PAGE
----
See, for my, taking the children out of the co-op and just being *home* would have been my answer. That might seem to be the counter-productive, but the thing with co-ops is that there are two days a week shot, that I'd be having to get the kids up and out on time, and be back on time, and then the other days would always feel as if we're trying to catch up, and I wouldn't have time to just...relax and be *home* with my children, to develop a daily, relaxed schedule that would involve and engage all of us. I'm thinking that since you say you're not getting things done on the other days that dropping the co-ops might be a solution for you, too.

 

Do your children have early bedtimes? (e.g., by 7 p.m.). Because that would give you time in the evening to do some things on your own. Are you a member of a support group? Not a co-op, but a support group? Some support groups do monthly Moms' Nights Out, which is great support for *you*. What books about homeschooling have you read? Are you able to do field trips with your children, or do you feel that you have to stay home and Do School with them on their non-co-op days?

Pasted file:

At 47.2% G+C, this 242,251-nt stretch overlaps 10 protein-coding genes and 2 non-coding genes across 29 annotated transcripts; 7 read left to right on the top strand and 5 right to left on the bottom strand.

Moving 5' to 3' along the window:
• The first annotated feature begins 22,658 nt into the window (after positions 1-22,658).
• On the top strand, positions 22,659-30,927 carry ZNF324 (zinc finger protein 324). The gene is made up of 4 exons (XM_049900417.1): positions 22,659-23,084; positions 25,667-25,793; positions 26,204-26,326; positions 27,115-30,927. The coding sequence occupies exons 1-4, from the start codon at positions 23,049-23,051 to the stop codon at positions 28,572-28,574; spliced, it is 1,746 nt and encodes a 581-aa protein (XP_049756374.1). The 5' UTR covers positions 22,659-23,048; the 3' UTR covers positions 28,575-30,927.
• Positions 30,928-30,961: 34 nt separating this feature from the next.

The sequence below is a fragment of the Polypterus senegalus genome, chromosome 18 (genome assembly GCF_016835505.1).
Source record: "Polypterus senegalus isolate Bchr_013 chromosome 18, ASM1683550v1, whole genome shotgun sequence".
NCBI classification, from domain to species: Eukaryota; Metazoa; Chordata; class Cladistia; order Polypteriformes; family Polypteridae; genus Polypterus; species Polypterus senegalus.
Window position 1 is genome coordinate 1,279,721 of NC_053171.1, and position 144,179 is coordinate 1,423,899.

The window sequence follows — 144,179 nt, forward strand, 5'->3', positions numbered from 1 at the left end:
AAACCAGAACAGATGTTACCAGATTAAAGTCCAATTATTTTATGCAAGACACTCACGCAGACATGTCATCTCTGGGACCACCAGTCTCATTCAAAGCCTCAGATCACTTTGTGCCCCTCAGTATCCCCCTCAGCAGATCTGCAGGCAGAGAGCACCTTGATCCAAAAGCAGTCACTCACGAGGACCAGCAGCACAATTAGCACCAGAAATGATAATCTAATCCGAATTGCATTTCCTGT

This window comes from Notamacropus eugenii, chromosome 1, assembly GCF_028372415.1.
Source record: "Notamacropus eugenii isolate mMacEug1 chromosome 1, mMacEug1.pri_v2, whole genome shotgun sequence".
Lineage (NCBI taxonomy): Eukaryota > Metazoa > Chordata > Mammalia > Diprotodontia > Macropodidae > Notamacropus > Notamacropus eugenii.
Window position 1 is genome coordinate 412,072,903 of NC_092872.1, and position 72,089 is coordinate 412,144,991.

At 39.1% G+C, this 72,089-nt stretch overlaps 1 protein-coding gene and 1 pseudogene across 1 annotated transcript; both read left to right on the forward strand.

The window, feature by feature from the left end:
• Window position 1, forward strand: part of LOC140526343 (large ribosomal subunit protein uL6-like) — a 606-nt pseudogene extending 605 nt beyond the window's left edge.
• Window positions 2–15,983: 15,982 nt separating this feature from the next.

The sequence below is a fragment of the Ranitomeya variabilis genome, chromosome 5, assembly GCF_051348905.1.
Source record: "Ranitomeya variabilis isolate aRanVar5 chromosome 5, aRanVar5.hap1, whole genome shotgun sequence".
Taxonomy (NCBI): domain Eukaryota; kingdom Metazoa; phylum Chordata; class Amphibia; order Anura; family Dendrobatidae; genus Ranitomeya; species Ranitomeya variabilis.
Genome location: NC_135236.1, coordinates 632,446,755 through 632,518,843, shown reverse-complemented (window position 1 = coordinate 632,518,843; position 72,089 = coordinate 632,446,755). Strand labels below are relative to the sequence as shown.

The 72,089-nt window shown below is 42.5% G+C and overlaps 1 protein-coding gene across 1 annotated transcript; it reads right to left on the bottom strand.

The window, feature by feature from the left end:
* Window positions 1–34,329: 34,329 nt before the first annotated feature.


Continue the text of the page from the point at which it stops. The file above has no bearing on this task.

This. I would drop the co-op and CC and work on making your home school day run smoothly and more efficiently. Install a quiet time during the day where everyone has a book and/or quiet play for a set period of time so you get some down time. And yes, early bedtime is a must :-)



#56 4kookiekids

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Posted 29 March 2017 - 11:10 AM